The New Testament is that part of the Christian Bible dealing with the birth, teachings, living examples, miracles, death and resurrection of Jesus Christ. It is composed of the Four Gospels (Matthew, Mark, Luke and John), the “Acts of the Apostles,” “The Epistles” and the “Apocalypse of John.”
Most scholars say most if not all of the New Testament was written in Koine Greek, the common language of the Eastern Roman Empire around the time of Jesus.¹ However, some contend that parts of the New Testament were written in Aramaic, the language that Jesus spoke.²
Different translations of the New Testament may rely on different scriptural sources and also the biased agendas of translators.
For instance, The New Revised Standard Version (NRSV), uses gender-neutral instead of originally masculine pronouns. And different translations of the Lord’s Prayer vary in length.
Meanwhile, the New International Version Bible (NIV) arguably tries to smooth out theological problems by firmly linking up the New and Old Testaments with the help of selective translating. Some see this as justified, others do not.
Most Christians agree, in different ways and degrees, that the New Testament is a ‘fulfillment’ of the Old Testament. The Old Testament is often described as a theological blueprint for the arrival of Jesus Christ, the savior and messiah anticipated by the Jewish prophets.
A frequently cited passage of the Old Testament supporting this belief comes from Isaiah:
Therefore the Lord himself will give you a sign: The virgin will be with child and will give birth to a son, and will call him Immanuel (Isaiah 7:14).
The Old Testament was written in Hebrew. The Hebrew name Immanuel means “God with us.”
The Jewish people did not accept this Christan extension of the Old Testament because for them it is blasphemous for any human being to claim equality with God, a view they share with Muslims. And some writers say the Jewish people expected their Messiah to be a kind of hero figure who would liberate them from the occupying Romans, not a man who would suffer an inglorious death at the cross.
The general Christian reply is that Jesus’ message is not about driving away enemies, gaining land or basking in Earthly glory. Jesus himself says in the New Testament his kingdom is not of this world (John 18:36). For Christians, the vista is far greater than seeing a worldly enemy get his or her due. In fact, Christians are called to pray for and love their enemies. This is pretty radical, I think in a good way. And some apologists say it separates Christianity from any religion that advocates violence.³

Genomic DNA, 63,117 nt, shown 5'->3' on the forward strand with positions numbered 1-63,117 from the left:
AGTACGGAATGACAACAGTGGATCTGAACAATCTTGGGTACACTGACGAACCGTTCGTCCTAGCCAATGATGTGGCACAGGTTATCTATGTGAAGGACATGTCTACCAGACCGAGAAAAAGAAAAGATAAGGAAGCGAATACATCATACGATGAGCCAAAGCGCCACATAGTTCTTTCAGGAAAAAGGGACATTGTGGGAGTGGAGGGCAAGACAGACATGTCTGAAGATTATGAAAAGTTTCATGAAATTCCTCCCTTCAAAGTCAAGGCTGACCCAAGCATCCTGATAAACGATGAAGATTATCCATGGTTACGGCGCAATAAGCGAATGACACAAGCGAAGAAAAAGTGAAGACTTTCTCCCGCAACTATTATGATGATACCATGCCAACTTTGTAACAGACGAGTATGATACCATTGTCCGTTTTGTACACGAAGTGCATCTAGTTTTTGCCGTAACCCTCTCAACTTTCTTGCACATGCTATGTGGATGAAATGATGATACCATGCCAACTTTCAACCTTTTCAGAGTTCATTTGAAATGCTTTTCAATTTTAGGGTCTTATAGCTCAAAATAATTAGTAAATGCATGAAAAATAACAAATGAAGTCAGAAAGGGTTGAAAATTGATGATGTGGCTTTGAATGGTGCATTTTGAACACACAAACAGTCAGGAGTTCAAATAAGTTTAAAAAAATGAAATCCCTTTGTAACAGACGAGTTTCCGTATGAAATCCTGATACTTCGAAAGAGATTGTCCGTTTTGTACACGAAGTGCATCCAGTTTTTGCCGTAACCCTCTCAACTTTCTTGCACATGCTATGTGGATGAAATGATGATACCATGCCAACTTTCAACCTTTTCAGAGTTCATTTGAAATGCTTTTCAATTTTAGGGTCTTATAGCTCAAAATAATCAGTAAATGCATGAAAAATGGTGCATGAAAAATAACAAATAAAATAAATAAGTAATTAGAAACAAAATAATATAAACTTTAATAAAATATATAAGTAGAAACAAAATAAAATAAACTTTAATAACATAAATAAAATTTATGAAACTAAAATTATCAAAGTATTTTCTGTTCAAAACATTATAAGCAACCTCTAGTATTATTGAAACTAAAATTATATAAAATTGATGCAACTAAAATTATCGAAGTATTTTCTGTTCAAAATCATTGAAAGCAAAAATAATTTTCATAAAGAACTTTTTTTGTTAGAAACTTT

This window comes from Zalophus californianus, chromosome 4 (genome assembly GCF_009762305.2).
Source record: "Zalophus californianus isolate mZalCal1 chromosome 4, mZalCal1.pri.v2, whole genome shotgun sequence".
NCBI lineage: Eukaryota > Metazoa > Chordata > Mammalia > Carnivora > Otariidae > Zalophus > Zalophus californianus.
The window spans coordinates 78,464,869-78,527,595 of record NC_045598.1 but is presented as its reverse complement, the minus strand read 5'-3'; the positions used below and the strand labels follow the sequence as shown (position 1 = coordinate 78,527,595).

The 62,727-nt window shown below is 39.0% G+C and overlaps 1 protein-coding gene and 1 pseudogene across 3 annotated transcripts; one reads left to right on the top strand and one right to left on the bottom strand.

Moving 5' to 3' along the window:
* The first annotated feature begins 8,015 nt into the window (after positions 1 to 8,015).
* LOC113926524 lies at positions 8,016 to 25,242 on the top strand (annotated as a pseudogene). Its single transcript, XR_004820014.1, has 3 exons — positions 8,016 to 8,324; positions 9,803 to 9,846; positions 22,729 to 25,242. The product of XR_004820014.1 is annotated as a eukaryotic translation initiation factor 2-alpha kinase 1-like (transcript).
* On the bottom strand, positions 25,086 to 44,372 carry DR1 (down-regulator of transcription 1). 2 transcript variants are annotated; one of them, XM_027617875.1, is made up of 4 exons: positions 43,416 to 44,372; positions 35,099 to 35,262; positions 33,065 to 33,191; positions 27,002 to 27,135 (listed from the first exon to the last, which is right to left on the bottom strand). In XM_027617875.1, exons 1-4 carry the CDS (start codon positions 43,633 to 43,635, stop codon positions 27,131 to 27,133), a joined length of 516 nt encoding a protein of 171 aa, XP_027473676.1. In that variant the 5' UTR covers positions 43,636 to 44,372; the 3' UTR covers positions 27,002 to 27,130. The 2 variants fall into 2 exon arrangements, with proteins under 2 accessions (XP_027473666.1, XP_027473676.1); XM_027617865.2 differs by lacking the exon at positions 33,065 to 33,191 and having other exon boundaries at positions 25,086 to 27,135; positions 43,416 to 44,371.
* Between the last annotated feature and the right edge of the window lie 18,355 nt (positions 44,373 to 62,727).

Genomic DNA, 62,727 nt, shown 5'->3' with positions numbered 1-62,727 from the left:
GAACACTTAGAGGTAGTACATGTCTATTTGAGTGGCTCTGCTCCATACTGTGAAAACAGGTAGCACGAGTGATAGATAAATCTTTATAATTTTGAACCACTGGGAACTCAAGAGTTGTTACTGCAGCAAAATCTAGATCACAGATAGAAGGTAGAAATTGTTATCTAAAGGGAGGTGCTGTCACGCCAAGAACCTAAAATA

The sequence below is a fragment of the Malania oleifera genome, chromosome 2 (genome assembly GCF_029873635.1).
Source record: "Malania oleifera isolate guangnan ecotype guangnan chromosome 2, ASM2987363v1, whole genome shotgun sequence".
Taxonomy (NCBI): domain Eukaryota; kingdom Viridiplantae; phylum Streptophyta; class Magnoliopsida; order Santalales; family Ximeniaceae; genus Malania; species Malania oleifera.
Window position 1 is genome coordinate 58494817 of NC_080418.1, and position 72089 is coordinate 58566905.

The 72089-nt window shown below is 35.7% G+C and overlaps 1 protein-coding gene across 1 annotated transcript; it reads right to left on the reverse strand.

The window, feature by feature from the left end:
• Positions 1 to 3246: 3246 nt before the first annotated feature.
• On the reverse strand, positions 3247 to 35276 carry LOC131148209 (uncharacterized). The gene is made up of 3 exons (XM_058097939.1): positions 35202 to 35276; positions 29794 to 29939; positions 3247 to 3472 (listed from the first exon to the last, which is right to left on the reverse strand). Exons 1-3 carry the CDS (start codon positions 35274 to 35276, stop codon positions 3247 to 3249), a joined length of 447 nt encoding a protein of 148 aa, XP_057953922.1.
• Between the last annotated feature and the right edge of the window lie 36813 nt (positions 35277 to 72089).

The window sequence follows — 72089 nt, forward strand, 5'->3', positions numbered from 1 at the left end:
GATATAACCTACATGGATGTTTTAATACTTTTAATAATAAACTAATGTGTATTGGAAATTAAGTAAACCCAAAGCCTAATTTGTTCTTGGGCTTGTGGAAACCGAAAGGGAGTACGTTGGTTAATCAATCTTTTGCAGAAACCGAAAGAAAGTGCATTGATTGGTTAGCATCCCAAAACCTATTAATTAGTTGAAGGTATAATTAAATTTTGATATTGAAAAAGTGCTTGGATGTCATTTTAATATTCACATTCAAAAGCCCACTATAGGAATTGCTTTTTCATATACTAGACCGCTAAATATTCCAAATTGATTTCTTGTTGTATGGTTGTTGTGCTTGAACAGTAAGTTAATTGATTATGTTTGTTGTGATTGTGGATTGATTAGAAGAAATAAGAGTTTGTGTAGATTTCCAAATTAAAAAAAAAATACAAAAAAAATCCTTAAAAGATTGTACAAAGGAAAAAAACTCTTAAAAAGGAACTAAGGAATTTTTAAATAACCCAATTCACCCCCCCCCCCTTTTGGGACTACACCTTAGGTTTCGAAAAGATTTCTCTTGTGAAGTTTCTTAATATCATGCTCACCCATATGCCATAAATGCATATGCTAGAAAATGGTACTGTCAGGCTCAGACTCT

The New Testament is available in 1,333 languages and usually accompanies Christian missionary activity around the world. It’s a powerful work that some tyrannical countries will imprison or even kill you for possessing. However, some worldly, materialistic scholars who perhaps do not have access to grace via the New Testament tend to emphasize its humanly constructed side at the expense of its theologically functional side. These scholars can be quite clever in a worldly way. They may claim to not wish to convert anyone to their own atheism or agnosticism, but I think their excessively skewed viewpoints could adversely affect some seekers.
Just like in nature, weeds can overgrow a flower, especially when the flower is just starting out and vulnerable. Once established, the flower is less vulnerable to the earth-hungry, light-blocking weeds. Although the possibility of being choked out by weeds – that is, the worldly wise – never really disappears. That’s why Christianity isn’t just a cerebral thing. It’s a living practice that one has to keep working on and experiencing on a daily basis.
Even the most beautiful flower needs good soil, light, warmth, and water. Otherwise, it dwindles and dies.
¹ For dates see, https://en.wikipedia.org/wiki/New_Testament#Dates_of_composition
³ The concept of the Just War, embraced by some Christians, complicates this debate immensely, as does the Christian inclusion of the Old Testament, which no doubt is significantly bellicose.
Related » Abyss, Alpha, Angels, Apocalypse, St. Augustine, John Calvin , Church Fathers, Confucius, Divination, Elizabeth, Erasmus Desiderius, Eucharist, Fasting, Father, Gnosticism, Gospels, Heaven, Judas Iscariot, Just War, Predestination, Reincarnation, Revealed Knowledge, Synoptic Gospels, Virgin Mary, Winnowing
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